Bianca Branaman understands what L.A. designers do best: simple, body-conscious, casual. Pieces that allow us to feel true to ourselves, able to go anywhere, do anything.
The daughter of painter Robert Branaman, who illustrated Beat poetry books for City Lights, and debutant-turned-spiritual-seeker Susan Mack, whose father was a one-time lawyer for Richard Nixon, Branaman filters the heady ideals of her formative years into her simple designs. A product of California Dreamin’, Branaman was raised in Big Sur, San Francisco, Laurel Canyon and Manhattan where she lived at the historic Ansonia building, the same place that housed Plato’s Retreat. When she and her four siblings weren’t being home schooled, tending organic gardens or encouraged to paint on walls, they attended Catholic school. Their home was filled with the likes of Allen Ginsberg, Lawrence Ferlinghetti and artist Wally Berman, who’s been regarded as a muse behind Easy Rider.
Celadon green tie dress
During the eight years Branaman modeled professionally, she spent a year living in Paris; but she says she didn’t come to understand couture until she started working as a shop girl upstairs at Ron Herman Melrose, where she became an expert in the female form.
“The main importance, for me, is accentuating the areas of a woman’s body which they feel sexy about: chest, upper torso, the curve of their back . . . And hiding the parts they’re insecure about: their butts, their thighs. I love the creative process and I love, love, lovewatching women try my stuff on and feeling sexy.”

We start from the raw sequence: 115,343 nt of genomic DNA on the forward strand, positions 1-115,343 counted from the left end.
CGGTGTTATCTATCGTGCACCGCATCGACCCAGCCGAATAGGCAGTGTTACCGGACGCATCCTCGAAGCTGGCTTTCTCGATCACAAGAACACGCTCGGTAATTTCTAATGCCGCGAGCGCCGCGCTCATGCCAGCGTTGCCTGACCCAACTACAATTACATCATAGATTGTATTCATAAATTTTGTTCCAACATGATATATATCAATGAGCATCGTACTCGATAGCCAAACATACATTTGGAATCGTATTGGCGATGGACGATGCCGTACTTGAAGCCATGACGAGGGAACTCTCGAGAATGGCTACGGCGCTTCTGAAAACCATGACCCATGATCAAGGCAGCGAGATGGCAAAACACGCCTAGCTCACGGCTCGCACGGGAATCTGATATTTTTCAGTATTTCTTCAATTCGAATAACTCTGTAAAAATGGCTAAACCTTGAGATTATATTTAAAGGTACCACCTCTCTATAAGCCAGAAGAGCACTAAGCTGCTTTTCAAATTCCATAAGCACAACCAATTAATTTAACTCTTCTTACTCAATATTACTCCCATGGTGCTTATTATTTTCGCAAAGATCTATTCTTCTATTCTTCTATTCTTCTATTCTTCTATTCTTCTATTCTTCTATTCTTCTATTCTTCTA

Branaman, who credits her dad for developing her artistic instinct, designed an A-line skirt for herself while working at Ron Herman, which caught the eye of the store’s buyer. It soon became one of their hottest items. After a few seasons — and one hard winter — Branaman found the pressure of funding her own line too stressful and took another day job.
“I am a spring/summer designer,” she explains, eating watermelon in her coolly lit apartment-studio. “People don’t look to California for fall. They write those orders in New York or Paris. My strength is California living.”
Branaman’s current line of rayon/cotton/Lycra pieces came after she happened upon a fabric she describes as “so soft it’s addictive.”